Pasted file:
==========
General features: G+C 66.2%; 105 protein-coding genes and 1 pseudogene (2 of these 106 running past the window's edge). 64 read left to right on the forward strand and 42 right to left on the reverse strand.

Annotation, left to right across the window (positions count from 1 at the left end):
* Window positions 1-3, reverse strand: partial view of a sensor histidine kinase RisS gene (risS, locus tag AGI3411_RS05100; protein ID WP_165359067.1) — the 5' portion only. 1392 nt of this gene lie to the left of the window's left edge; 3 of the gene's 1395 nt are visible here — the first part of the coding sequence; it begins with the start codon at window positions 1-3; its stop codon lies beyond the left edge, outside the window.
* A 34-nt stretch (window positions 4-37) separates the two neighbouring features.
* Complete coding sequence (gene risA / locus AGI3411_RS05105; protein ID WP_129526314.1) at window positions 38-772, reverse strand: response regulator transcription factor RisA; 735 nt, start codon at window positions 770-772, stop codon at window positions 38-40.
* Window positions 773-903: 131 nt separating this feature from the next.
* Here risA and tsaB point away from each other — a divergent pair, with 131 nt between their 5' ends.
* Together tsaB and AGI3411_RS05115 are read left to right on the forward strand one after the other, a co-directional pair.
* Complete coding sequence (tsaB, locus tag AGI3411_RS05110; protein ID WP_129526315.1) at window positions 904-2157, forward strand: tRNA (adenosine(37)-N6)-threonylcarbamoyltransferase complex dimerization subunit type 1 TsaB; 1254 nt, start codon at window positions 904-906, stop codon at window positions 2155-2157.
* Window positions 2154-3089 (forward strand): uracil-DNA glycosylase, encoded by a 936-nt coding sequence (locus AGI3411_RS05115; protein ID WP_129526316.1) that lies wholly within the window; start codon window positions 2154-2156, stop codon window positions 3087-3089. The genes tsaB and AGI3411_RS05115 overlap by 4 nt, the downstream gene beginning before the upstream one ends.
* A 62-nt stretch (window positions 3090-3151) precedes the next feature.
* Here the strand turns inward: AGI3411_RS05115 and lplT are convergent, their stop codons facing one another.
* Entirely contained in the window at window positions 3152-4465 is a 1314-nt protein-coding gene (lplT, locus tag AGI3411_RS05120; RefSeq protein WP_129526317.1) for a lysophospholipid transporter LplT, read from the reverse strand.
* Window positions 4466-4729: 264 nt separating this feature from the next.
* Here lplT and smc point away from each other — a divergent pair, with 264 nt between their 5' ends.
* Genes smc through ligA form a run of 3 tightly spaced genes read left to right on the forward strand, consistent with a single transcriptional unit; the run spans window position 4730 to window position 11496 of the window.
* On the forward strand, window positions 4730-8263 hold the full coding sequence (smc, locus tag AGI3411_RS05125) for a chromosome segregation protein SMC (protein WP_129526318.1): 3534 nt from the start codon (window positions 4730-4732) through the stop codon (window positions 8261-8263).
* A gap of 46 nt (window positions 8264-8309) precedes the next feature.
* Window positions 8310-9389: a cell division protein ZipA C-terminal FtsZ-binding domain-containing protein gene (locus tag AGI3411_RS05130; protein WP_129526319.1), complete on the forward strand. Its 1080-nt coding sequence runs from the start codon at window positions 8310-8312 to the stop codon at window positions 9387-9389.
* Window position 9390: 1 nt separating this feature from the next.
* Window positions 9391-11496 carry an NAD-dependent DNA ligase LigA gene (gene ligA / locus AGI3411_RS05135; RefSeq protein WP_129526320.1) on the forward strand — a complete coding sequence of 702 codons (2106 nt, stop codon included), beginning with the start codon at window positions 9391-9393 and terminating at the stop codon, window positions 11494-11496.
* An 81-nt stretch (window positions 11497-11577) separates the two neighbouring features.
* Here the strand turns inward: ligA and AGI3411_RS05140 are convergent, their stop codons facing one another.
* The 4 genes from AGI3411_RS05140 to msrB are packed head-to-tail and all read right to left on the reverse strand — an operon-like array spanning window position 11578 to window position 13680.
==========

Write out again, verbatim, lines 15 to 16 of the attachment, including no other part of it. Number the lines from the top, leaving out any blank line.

* Here lplT and smc point away from each other — a divergent pair, with 264 nt between their 5' ends.
* Genes smc through ligA form a run of 3 tightly spaced genes read left to right on the forward strand, consistent with a single transcriptional unit; the run spans window position 4730 to window position 11496 of the window.